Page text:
using System.Collections.ObjectModel;
using System.Collections.Specialized;
using System.Windows;
using System.Windows.Controls;

namespace YourNamespace
{
    public partial class BindableGrid : UserControl
    {
        public static readonly DependencyProperty WidthsProperty =
            DependencyProperty.Register("Widths",
                                        typeof(ObservableCollection<int>),
                                        typeof(BindableGrid),
                                        new PropertyMetadata(Widths_Changed));

        public BindableGrid()
        {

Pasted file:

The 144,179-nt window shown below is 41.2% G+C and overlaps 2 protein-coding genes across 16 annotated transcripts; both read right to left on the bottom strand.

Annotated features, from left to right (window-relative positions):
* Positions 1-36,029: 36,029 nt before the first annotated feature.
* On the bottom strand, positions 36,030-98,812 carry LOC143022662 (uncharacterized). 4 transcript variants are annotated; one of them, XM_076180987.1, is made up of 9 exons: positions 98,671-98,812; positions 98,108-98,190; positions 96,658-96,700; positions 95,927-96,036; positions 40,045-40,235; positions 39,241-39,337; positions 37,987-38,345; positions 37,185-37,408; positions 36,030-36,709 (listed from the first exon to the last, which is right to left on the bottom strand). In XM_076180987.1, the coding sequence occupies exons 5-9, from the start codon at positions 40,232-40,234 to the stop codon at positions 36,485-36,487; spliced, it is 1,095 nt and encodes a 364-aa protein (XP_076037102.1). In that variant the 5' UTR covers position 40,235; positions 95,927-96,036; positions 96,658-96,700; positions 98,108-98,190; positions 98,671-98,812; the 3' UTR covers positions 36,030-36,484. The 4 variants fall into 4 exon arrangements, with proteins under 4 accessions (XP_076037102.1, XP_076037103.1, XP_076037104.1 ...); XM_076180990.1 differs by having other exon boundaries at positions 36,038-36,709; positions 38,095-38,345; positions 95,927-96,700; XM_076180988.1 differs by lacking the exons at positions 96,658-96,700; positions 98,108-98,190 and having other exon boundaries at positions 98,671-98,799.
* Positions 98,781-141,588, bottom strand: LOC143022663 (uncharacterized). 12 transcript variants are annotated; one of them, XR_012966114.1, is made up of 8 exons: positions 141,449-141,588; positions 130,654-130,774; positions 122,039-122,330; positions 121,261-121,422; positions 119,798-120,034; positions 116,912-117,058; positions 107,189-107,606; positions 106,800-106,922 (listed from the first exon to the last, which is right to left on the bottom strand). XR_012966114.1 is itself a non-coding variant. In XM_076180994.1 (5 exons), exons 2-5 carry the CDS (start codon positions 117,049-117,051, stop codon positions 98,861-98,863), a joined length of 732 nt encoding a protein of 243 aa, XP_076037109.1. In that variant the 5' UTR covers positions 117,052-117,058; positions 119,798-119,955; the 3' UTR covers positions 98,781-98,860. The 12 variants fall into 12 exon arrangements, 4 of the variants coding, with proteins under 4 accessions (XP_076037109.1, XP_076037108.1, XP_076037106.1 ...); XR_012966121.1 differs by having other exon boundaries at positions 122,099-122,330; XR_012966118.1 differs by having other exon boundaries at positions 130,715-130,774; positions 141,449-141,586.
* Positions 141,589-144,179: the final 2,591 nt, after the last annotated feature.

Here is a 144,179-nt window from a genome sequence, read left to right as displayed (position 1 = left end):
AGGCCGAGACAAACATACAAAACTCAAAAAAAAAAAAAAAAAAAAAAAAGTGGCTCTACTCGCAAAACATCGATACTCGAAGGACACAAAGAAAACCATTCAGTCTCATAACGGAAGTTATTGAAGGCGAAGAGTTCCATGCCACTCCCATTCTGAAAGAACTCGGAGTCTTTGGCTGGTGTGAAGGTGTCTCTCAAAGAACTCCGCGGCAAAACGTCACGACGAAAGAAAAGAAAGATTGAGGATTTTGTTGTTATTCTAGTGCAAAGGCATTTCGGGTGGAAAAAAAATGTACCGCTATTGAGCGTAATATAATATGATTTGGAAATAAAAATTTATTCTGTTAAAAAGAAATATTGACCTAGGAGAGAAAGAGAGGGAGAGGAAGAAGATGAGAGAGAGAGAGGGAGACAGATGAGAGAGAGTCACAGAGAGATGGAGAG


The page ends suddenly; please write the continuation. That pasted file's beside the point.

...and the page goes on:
InitializeComponent();
        }

        public ObservableCollection<int> Widths
        {
            get { return (ObservableCollection<int>)GetValue(WidthsProperty); }
            set { SetValue(WidthsProperty, value); }
        }

        private static void Widths_Changed(DependencyObject obj,
                                           DependencyPropertyChangedEventArgs e)
        {
            var grid = obj as BindableGrid;
            if (grid != null)
            {
                grid.OnWidthsChanged(e.OldValue as ObservableCollection<int>);
            }
        }

        private void OnWidthsChanged(ObservableCollection<int> oldValue)
        {
            if (oldValue != null)
            {
                oldValue.CollectionChanged -= Widths_CollectionChanged;